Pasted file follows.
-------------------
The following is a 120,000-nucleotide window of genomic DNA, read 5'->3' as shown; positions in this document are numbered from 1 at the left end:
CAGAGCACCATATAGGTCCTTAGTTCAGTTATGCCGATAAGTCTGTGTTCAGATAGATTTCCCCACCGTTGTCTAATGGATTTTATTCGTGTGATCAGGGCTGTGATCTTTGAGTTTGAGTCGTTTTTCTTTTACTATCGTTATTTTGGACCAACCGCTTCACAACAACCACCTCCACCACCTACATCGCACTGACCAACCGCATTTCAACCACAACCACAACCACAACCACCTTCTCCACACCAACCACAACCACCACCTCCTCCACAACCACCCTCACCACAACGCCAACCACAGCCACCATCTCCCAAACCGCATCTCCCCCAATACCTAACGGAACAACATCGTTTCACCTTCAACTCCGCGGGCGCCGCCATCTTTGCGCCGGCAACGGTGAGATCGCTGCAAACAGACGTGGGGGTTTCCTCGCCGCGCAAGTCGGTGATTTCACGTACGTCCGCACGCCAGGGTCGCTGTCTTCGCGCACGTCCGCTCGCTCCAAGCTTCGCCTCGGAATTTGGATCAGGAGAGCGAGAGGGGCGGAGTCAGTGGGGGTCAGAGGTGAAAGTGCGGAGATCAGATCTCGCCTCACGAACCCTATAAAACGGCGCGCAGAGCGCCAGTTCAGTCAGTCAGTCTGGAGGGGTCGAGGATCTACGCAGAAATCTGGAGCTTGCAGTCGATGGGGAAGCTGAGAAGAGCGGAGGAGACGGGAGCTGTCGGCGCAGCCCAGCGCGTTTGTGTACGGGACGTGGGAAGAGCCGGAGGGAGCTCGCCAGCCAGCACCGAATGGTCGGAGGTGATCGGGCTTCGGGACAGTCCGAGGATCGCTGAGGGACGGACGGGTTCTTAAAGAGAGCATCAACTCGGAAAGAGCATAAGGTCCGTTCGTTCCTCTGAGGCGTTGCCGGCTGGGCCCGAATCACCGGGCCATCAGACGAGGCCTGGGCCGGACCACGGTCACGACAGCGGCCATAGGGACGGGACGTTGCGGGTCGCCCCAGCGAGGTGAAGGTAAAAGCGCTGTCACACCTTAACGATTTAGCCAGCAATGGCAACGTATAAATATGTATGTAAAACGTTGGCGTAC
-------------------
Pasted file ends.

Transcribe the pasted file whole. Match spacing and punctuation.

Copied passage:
The following is a 120,000-nucleotide window of genomic DNA, read 5'->3' as shown; positions in this document are numbered from 1 at the left end:
CAGAGCACCATATAGGTCCTTAGTTCAGTTATGCCGATAAGTCTGTGTTCAGATAGATTTCCCCACCGTTGTCTAATGGATTTTATTCGTGTGATCAGGGCTGTGATCTTTGAGTTTGAGTCGTTTTTCTTTTACTATCGTTATTTTGGACCAACCGCTTCACAACAACCACCTCCACCACCTACATCGCACTGACCAACCGCATTTCAACCACAACCACAACCACAACCACCTTCTCCACACCAACCACAACCACCACCTCCTCCACAACCACCCTCACCACAACGCCAACCACAGCCACCATCTCCCAAACCGCATCTCCCCCAATACCTAACGGAACAACATCGTTTCACCTTCAACTCCGCGGGCGCCGCCATCTTTGCGCCGGCAACGGTGAGATCGCTGCAAACAGACGTGGGGGTTTCCTCGCCGCGCAAGTCGGTGATTTCACGTACGTCCGCACGCCAGGGTCGCTGTCTTCGCGCACGTCCGCTCGCTCCAAGCTTCGCCTCGGAATTTGGATCAGGAGAGCGAGAGGGGCGGAGTCAGTGGGGGTCAGAGGTGAAAGTGCGGAGATCAGATCTCGCCTCACGAACCCTATAAAACGGCGCGCAGAGCGCCAGTTCAGTCAGTCAGTCTGGAGGGGTCGAGGATCTACGCAGAAATCTGGAGCTTGCAGTCGATGGGGAAGCTGAGAAGAGCGGAGGAGACGGGAGCTGTCGGCGCAGCCCAGCGCGTTTGTGTACGGGACGTGGGAAGAGCCGGAGGGAGCTCGCCAGCCAGCACCGAATGGTCGGAGGTGATCGGGCTTCGGGACAGTCCGAGGATCGCTGAGGGACGGACGGGTTCTTAAAGAGAGCATCAACTCGGAAAGAGCATAAGGTCCGTTCGTTCCTCTGAGGCGTTGCCGGCTGGGCCCGAATCACCGGGCCATCAGACGAGGCCTGGGCCGGACCACGGTCACGACAGCGGCCATAGGGACGGGACGTTGCGGGTCGCCCCAGCGAGGTGAAGGTAAAAGCGCTGTCACACCTTAACGATTTAGCCAGCAATGGCAACGTATAAATATGTATGTAAAACGTTGGCGTAC